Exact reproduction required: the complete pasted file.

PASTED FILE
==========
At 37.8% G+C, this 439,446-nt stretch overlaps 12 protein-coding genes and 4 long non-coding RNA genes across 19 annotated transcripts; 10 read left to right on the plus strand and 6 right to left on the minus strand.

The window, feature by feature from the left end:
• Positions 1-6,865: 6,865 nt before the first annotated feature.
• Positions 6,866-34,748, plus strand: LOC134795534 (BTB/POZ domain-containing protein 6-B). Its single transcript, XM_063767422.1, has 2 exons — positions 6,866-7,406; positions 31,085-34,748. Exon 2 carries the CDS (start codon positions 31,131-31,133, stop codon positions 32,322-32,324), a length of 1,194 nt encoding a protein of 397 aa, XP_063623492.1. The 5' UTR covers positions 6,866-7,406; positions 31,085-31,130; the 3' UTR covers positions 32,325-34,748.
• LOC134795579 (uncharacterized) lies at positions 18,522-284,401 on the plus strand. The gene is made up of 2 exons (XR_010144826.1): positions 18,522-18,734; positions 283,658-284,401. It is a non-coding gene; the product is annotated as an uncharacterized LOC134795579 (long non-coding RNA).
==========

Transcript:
At 37.8% G+C, this 439,446-nt stretch overlaps 12 protein-coding genes and 4 long non-coding RNA genes across 19 annotated transcripts; 10 read left to right on the plus strand and 6 right to left on the minus strand.

The window, feature by feature from the left end:
• Positions 1-6,865: 6,865 nt before the first annotated feature.
• Positions 6,866-34,748, plus strand: LOC134795534 (BTB/POZ domain-containing protein 6-B). Its single transcript, XM_063767422.1, has 2 exons — positions 6,866-7,406; positions 31,085-34,748. Exon 2 carries the CDS (start codon positions 31,131-31,133, stop codon positions 32,322-32,324), a length of 1,194 nt encoding a protein of 397 aa, XP_063623492.1. The 5' UTR covers positions 6,866-7,406; positions 31,085-31,130; the 3' UTR covers positions 32,325-34,748.
• LOC134795579 (uncharacterized) lies at positions 18,522-284,401 on the plus strand. The gene is made up of 2 exons (XR_010144826.1): positions 18,522-18,734; positions 283,658-284,401. It is a non-coding gene; the product is annotated as an uncharacterized LOC134795579 (long non-coding RNA).